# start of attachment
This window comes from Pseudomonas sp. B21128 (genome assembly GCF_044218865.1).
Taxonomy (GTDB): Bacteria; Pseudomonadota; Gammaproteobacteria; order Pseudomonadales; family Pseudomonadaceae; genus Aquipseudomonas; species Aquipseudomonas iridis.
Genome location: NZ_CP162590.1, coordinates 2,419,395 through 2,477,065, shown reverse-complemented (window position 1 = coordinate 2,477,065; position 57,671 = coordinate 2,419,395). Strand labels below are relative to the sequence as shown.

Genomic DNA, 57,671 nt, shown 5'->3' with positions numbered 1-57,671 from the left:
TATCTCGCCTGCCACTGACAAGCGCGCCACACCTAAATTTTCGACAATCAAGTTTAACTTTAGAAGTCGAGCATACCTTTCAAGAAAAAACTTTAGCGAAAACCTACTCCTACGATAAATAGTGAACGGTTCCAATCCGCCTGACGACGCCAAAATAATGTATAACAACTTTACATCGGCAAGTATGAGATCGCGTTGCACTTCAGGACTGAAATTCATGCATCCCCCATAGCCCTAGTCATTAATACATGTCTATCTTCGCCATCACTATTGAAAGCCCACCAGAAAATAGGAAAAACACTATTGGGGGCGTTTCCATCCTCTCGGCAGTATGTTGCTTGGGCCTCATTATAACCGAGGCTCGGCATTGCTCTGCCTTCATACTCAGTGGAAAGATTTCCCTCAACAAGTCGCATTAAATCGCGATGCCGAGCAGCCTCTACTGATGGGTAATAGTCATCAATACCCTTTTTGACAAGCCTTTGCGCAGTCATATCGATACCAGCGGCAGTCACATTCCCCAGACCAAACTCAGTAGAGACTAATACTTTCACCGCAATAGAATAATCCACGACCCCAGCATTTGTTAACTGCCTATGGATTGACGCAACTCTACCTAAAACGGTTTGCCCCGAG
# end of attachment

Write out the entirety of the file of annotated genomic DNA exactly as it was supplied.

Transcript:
This window comes from Pseudomonas sp. B21128 (genome assembly GCF_044218865.1).
Taxonomy (GTDB): Bacteria; Pseudomonadota; Gammaproteobacteria; order Pseudomonadales; family Pseudomonadaceae; genus Aquipseudomonas; species Aquipseudomonas iridis.
Genome location: NZ_CP162590.1, coordinates 2,419,395 through 2,477,065, shown reverse-complemented (window position 1 = coordinate 2,477,065; position 57,671 = coordinate 2,419,395). Strand labels below are relative to the sequence as shown.

Genomic DNA, 57,671 nt, shown 5'->3' with positions numbered 1-57,671 from the left:
TATCTCGCCTGCCACTGACAAGCGCGCCACACCTAAATTTTCGACAATCAAGTTTAACTTTAGAAGTCGAGCATACCTTTCAAGAAAAAACTTTAGCGAAAACCTACTCCTACGATAAATAGTGAACGGTTCCAATCCGCCTGACGACGCCAAAATAATGTATAACAACTTTACATCGGCAAGTATGAGATCGCGTTGCACTTCAGGACTGAAATTCATGCATCCCCCATAGCCCTAGTCATTAATACATGTCTATCTTCGCCATCACTATTGAAAGCCCACCAGAAAATAGGAAAAACACTATTGGGGGCGTTTCCATCCTCTCGGCAGTATGTTGCTTGGGCCTCATTATAACCGAGGCTCGGCATTGCTCTGCCTTCATACTCAGTGGAAAGATTTCCCTCAACAAGTCGCATTAAATCGCGATGCCGAGCAGCCTCTACTGATGGGTAATAGTCATCAATACCCTTTTTGACAAGCCTTTGCGCAGTCATATCGATACCAGCGGCAGTCACATTCCCCAGACCAAACTCAGTAGAGACTAATACTTTCACCGCAATAGAATAATCCACGACCCCAGCATTTGTTAACTGCCTATGGATTGACGCAACTCTACCTAAAACGGTTTGCCCCGAG